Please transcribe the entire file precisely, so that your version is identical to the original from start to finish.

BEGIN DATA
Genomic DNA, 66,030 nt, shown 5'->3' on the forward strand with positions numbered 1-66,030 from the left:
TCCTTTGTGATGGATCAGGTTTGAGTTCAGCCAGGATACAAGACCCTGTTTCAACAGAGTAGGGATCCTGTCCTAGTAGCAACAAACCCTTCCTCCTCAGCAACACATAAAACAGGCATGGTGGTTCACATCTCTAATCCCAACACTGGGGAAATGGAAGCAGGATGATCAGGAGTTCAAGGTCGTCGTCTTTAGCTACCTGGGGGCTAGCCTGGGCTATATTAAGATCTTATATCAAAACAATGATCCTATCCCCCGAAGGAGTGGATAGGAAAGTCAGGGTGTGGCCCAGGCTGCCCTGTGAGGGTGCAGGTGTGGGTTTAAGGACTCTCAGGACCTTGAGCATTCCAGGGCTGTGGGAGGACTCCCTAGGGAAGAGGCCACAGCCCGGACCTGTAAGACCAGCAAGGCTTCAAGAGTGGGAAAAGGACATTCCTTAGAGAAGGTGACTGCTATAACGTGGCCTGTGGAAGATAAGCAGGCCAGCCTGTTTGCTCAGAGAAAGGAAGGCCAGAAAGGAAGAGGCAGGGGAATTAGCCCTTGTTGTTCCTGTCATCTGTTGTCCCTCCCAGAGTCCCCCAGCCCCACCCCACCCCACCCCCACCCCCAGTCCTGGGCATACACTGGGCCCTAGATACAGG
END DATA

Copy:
Genomic DNA, 66,030 nt, shown 5'->3' on the forward strand with positions numbered 1-66,030 from the left:
TCCTTTGTGATGGATCAGGTTTGAGTTCAGCCAGGATACAAGACCCTGTTTCAACAGAGTAGGGATCCTGTCCTAGTAGCAACAAACCCTTCCTCCTCAGCAACACATAAAACAGGCATGGTGGTTCACATCTCTAATCCCAACACTGGGGAAATGGAAGCAGGATGATCAGGAGTTCAAGGTCGTCGTCTTTAGCTACCTGGGGGCTAGCCTGGGCTATATTAAGATCTTATATCAAAACAATGATCCTATCCCCCGAAGGAGTGGATAGGAAAGTCAGGGTGTGGCCCAGGCTGCCCTGTGAGGGTGCAGGTGTGGGTTTAAGGACTCTCAGGACCTTGAGCATTCCAGGGCTGTGGGAGGACTCCCTAGGGAAGAGGCCACAGCCCGGACCTGTAAGACCAGCAAGGCTTCAAGAGTGGGAAAAGGACATTCCTTAGAGAAGGTGACTGCTATAACGTGGCCTGTGGAAGATAAGCAGGCCAGCCTGTTTGCTCAGAGAAAGGAAGGCCAGAAAGGAAGAGGCAGGGGAATTAGCCCTTGTTGTTCCTGTCATCTGTTGTCCCTCCCAGAGTCCCCCAGCCCCACCCCACCCCACCCCCACCCCCAGTCCTGGGCATACACTGGGCCCTAGATACAGG